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Existen muchas personas con un profundo conocimiento en el campo del Storytelling, que le han dedicado gran parte de sus vidas a esa profesión, una de ellas es David Hutchens. 

Hutchens es un autor renombrado, creador de soluciones de aprendizaje  y comunicación para las marcas más influyentes en el mundo: Coca-Cola company, IBM, Walmart, GE, entre otras.  Es el creador de la serie de libros fabulas de aprendizaje, que incluye títulos como “Outlearning the Wolves”.  Su nuevo libro es “Circle of the 9 muses: A Storytelling Field Guide for innovators and Meaning Makers” (Wiley & Sons, 2015).

Es un creador reconocido a nivel nacional de productos innovadores de aprendizaje.  Su trabajo ha sido reconocido con distinciones como Training & Development’s “Training Product of the Year” award; ASTD’s prestigiousExcellence in Practice” award, Brandon Hall Gold award, y otros más.

Para conocer más acerca de él y su trabajo, pueden visitar su página web:

Contacté a Hutchens unas semanas atrás y le pregunté si le gustaría participar como escritor invitado en el Blog de Haki.  Él acepto inmediatamente y la semana pasada me llegó su escrito, donde explica la importancia de nuestro como rol como narradores.

 There are lots of people with a deep knowledge in the field of storytelling, who have devoted much of their lives to it; one of them is David Hutchens.

Hutchens is a betselling author, and creator of learning and communications solutions for the most influential brands in the world, including the Coca-Cola Company, IBM, Walmart, GE, and many others.  He’s the creator of the book series known as the Learning Fables, which include titles such as “Outlearning the Wolves.” His new book is Circle of the 9 Muses:  A Storytelling Field Guide for Innovators and Meaning Makers” (Wiley & Sons, 2015)

He’s a nationally recognized developer of innovative learning products; David’s work has been recognized with distinctions such as Training & Development’s “Training Product of the Year” award; ASTD’s prestigious “Excellence in Practice” award, Brandon Hall Gold award, and more.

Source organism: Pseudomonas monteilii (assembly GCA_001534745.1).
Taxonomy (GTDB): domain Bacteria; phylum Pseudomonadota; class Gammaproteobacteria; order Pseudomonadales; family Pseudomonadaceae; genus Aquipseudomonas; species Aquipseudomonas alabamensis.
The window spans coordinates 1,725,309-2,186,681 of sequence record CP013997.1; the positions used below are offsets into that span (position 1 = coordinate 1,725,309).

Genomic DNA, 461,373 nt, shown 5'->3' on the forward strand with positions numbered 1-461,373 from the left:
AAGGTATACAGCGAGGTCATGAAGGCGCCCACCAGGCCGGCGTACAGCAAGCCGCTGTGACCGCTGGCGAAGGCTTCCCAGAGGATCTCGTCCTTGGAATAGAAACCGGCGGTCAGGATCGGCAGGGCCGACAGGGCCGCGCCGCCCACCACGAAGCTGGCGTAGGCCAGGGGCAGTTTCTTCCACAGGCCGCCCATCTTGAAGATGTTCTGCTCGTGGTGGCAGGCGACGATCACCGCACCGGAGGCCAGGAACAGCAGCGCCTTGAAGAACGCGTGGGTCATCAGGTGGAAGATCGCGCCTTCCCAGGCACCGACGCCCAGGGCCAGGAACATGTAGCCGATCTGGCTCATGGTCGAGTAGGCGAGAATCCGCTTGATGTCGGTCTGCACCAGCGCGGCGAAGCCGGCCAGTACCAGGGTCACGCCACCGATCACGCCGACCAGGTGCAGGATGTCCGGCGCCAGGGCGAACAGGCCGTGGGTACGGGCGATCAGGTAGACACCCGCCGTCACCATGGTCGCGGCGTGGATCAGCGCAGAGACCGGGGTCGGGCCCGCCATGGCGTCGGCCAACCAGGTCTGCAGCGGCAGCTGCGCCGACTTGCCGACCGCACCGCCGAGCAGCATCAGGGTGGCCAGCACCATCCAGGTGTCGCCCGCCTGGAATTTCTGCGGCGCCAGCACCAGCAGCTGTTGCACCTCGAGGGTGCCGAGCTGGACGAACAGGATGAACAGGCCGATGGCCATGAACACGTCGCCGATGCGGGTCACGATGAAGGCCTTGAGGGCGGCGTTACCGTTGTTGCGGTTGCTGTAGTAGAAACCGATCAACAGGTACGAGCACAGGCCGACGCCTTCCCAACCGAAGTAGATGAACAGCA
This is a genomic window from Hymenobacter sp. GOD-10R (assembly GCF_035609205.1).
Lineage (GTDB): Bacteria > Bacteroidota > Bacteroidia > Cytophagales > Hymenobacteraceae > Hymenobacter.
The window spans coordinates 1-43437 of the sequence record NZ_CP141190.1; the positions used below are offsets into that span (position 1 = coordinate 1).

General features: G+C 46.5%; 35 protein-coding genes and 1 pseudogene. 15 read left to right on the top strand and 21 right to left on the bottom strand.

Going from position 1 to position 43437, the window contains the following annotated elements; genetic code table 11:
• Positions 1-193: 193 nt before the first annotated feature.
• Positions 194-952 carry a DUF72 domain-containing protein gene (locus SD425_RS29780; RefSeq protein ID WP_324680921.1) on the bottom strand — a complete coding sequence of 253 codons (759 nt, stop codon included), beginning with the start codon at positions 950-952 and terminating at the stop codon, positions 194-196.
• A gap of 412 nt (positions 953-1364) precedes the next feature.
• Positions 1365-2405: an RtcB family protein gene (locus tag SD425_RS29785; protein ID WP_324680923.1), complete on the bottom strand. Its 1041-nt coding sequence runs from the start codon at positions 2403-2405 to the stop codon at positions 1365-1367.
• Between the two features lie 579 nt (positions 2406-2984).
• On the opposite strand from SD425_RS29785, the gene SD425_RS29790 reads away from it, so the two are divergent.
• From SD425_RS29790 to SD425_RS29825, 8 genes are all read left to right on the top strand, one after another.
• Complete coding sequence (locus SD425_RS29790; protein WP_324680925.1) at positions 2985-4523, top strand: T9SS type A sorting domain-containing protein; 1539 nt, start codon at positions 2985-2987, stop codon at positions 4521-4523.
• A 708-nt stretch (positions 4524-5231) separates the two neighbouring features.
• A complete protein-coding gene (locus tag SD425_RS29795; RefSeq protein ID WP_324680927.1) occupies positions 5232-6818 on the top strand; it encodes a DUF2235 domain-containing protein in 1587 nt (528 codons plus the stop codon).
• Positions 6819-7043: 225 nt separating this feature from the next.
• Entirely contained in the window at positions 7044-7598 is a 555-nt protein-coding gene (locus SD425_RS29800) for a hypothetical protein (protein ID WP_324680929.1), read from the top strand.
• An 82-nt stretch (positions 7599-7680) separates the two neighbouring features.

To learn more about him and his work, you can visit his webpage

I contacted Hutchens a pair of weeks ago and asked him if he would like to participate as a guest writer in the Haki Blog. He accepted immediately, and last week I got his piece, where he explains the importance of our role as  narrators.


“If you are a leader, you are the narrator.” That’s something that I frequently tell my clients, and it is true for you as well. 

Think about the movies you’ve seen with a narrator. You know what the narrator’s job is, right? The narrator is that disembodied voice who comments on the action, and tells us, the audience, how to interpret and make sense of what we are hearing.  

You know: “And after that magical summer, nothing was ever the same again…” 

One of my favorite narrator moments comes in the cult movie “The Big Lebowski.” At one point in the movie’s many bizarre twist in turns, the narrator just gives up. “I’ve lost my train of thought here…” he says. It’s a hilarious moment in the movie, but in reality a narrator who can’t draw meaning from the narrative isn’t much use to us.

The people in your team, your function, and your organization are living a story. It’s a dramatic journey of heroes, and it is unfolding right now. As a leader, you are the narrator, and your role is to comment on the story and help your people make sense of it. 

Step back for a moment. What kind of story are you and your colleagues living right now? Are you inhabiting a narrative of heroes against impossible odds, like Luke Skywalker approaching the Death Star for one last battle? Do you find yourselves in a quiet, content place where you resist a call to a bigger, riskier adventure, like Bilbo Baggins at home in his Hobbit hole in Bag End? Or perhaps your team is in the cave, facing your darkest moment and your greatest trial… and not yet believing you have the inner resources to move forward.

Wherever you are, you and your people inhabit a dramatic story. And sometimes the greatest gift you can give to your team – in your moment of defeat or triumph – is to remind them that we are the heroes of our own journey. And the story isn’t over yet. 

Today, there are nearly endless applications of the fast-growing body of knowledge that is organizational narrative. In my new book, “Circle of the 9 Muses,” I explore how it can be exercised for the purposes of:

  • Increasing engagement
  • Building brand
  • Archiving knowledge
  • Speeding the change process
  • Maintaining and evolving culture
  • Bringing the organizational identity vividly to life
  • And much more

This is a fun topic… and it is one where you already have enormous capability! I hope you’ll share your ideas and questions. And most importantly, I hope you’ll start noticing the many opportunities around you to start telling purposeful, strategic organizational stories.

David Hutchens

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